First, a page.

So I tend to spend most of my time building new things and also comparing what should be done first because before, we were kind of in the ballpark. Oh, this seems easy. We’ll just do this month, but because now I do projects that are a lot longer and a lot more complex, you need to find ways to compare. Is it worth doing this versus that one?
So having that mindset into comparing projects and testing things and releasing an MVP to see if things actually are working the way we intended is actually bringing results before you go full-on and spend six months developing something. I think all of these things are part of the product mindset that I started adopting after I had started working on this role.
[00:09:33] Katherine Ong: But that’s helpful. So are there any other tips that you have about how to pick the project, sell through that project to do a test, that kind of stuff?
[00:09:44] Gus Pelogia: So I start everything with, with a PRD, a product requirements document and. At first, I was doing those because I needed to pitch this idea to someone else and make sure that they would have their buy-in.
But over time, I realized that often they would help me to clarify my ideas as well. So a PRD will be a long-form text document where you’re going to explain this is the background for my project. This is what we want to do. These are the results we expect to get. This is the technical depth. Those are, you know, teams that need to be involved in everything that surrounds it.
Those are the deadlines. We want to release this on this day. We expect to test results after four weeks, six weeks, and so on. And this document usually gives me a lot of confidence and clarification on what I’m actually building because It’s very easy to get out of this direction, you know, the developer might understand that something is different or it might build in a way that does not allow the, the second thing you want to do, but maybe you never mentioned this before, so it’s, you know, the clarity is not there.
So I, I get very excited when I have to write a PRD because I spend days and weeks doing research, looking at different types of websites and looking at the potential problems this, this might cause and kind of, you know, Putting a very strong idea together before I bring it to other people and they might say this doesn’t work or we can only do a and b and that kind of stuff.
So, I think that really helps me clarify the idea and get the buy-in from other people because as much as. I can say that I have great ideas. They are compared to ideas from different teams and different people. So if the UX is not on board, if the editors are not on board, if the engineers are not on board, the idea might just not ever become a reality.
[00:11:51] Katherine Ong: So do you have an example of a PRD for the listeners they’ve never.
[00:11:58] Gus Pelogia: Yeah, so this is one that I’m going to present at the BrightonSEO, actually. So, it’s not a, it’s not a, a completely real case of something that we did, but. I think you can get the idea from it. So let’s say you want to build an automated link module.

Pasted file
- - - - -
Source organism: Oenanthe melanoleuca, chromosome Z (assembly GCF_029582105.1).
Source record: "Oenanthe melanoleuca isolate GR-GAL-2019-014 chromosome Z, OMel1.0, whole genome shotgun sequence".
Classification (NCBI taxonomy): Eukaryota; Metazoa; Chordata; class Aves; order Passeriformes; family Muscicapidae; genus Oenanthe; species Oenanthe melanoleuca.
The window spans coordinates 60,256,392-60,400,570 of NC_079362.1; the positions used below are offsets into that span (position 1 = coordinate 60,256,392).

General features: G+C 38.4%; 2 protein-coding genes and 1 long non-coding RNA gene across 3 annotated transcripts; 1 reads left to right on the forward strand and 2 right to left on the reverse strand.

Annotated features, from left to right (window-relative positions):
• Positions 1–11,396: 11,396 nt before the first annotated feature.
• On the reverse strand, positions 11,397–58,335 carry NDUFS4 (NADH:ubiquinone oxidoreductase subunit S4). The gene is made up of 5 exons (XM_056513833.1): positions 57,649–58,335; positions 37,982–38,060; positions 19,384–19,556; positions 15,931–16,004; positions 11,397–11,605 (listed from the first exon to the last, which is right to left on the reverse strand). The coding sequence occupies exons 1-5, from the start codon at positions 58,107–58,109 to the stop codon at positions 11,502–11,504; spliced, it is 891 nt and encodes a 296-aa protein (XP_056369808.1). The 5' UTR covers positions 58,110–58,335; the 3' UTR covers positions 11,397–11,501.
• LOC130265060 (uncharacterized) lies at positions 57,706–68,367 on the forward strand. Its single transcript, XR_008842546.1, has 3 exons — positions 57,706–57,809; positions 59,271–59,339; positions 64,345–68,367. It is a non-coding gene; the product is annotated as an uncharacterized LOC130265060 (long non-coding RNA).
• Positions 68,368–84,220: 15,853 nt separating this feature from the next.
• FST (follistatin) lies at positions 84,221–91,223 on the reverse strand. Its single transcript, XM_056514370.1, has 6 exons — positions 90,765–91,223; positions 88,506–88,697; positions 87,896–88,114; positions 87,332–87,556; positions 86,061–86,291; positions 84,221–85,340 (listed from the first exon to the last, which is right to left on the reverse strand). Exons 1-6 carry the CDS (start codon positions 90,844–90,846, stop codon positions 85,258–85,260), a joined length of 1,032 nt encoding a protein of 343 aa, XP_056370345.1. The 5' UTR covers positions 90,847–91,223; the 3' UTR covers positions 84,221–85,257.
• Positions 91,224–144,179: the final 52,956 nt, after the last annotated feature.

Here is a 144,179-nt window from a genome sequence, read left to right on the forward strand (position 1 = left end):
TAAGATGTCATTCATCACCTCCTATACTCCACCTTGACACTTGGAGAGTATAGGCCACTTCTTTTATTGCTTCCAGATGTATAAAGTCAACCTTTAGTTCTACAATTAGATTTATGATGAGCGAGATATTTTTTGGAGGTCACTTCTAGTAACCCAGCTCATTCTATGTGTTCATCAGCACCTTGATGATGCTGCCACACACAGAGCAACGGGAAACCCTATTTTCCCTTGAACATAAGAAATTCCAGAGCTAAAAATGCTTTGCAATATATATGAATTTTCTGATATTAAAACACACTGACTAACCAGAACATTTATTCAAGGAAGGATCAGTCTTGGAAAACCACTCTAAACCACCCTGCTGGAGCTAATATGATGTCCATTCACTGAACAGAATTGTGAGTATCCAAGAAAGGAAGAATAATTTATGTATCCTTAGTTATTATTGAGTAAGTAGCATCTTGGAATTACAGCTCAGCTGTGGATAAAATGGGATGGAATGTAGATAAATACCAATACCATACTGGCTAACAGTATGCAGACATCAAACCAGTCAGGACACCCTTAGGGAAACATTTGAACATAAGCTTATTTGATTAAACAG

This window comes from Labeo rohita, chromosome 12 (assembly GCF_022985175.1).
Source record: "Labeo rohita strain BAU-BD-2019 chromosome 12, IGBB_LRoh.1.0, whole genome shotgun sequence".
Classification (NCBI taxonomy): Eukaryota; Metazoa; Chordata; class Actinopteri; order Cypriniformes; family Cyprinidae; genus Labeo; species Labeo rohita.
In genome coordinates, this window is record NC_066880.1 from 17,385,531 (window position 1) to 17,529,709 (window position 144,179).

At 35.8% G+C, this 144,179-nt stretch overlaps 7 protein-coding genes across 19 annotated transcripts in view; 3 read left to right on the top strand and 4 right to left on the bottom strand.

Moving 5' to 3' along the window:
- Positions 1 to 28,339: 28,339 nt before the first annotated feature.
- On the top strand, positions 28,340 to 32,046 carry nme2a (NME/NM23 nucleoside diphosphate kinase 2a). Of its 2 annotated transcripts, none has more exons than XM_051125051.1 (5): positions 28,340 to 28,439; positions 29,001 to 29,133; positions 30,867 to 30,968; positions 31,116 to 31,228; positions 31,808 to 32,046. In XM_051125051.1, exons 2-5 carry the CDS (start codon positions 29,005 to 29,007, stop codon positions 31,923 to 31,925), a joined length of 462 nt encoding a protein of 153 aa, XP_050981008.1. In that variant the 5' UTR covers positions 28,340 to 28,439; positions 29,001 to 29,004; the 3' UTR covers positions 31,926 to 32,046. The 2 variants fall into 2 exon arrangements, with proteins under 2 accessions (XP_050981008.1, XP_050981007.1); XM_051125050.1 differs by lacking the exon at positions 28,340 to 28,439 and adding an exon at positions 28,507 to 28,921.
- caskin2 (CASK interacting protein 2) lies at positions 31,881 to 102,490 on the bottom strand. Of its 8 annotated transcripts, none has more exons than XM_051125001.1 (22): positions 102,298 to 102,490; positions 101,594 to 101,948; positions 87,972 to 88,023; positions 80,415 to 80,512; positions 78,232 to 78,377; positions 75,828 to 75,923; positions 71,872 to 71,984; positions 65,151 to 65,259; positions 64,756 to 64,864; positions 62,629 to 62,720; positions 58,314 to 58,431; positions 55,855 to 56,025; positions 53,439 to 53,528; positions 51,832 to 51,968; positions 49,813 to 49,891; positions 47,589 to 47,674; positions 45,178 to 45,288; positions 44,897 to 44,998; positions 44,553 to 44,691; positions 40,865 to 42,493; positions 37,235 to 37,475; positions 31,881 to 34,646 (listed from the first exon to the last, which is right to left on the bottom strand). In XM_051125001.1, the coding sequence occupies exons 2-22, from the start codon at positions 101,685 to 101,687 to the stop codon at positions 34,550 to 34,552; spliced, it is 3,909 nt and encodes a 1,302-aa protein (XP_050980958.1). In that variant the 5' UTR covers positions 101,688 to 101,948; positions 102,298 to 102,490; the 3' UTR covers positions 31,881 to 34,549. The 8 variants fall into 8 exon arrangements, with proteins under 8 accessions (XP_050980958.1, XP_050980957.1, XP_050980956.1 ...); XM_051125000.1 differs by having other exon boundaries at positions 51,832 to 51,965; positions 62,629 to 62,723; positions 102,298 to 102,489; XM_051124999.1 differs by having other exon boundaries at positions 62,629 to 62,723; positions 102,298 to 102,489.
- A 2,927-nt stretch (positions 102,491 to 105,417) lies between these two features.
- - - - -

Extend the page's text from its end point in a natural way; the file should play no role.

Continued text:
You want to every time there is a mention of a specific word in an article, or in a page, you want that phrase to link to another page. So let’s say every time that you mention the Digital Marketing Victories podcast, you want to ultimately create that link. So that’s very simple and on paper.
But once you start doing it, you might realize, do you have enough mentions of this phrase in, in different articles? Maybe you only have five mentions, so you don’t need to build a tool for this. Do you have already manually linked to this page throughout your content?
The content and see if there’s already a link there. Are you putting too many links next to each other? Are they disturbing what the user should be doing on this page? Maybe they start clicking on this link instead of doing what they actually want to do on this page. So you’re actually causing a problem to do this if that makes sense.
So. Putting all those things together and also the impact, right? Why are you doing this? You want to build a feature that might take three to six months to be done, and how are you going to prove the impact? We all like to do shiny things, and it’s very exciting to build new things in SEO, but for everything that I do a few months down the line, I have to justify if that was successful or not.
And if it was not, can we still make changes and make it successful? Have we learned from this? How can we solve this still? Maybe we can, maybe we can’t. So yeah, something, something like this is a good example. It can, you know, once you start talking with different people, you will realize, especially in a large company, that things can take a lot of directions, and they might be very clear in your head, but because someone is building that in the background, the ways to get.
That very simple version that you have in your head, it’s not necessarily that simple.
[00:14:27] Katherine Ong: I like your explanation of how much time this might take to pull together. So when you are finding, I’m assuming there are some case studies and some other stuff because you mentioned what happens if this goes wrong kind of thing.
So do you have places that you go for case studies? And in relation to the impact on other people’s work, do you talk to folks before you finish up your PRD? Do you like to literally talk to folks internally?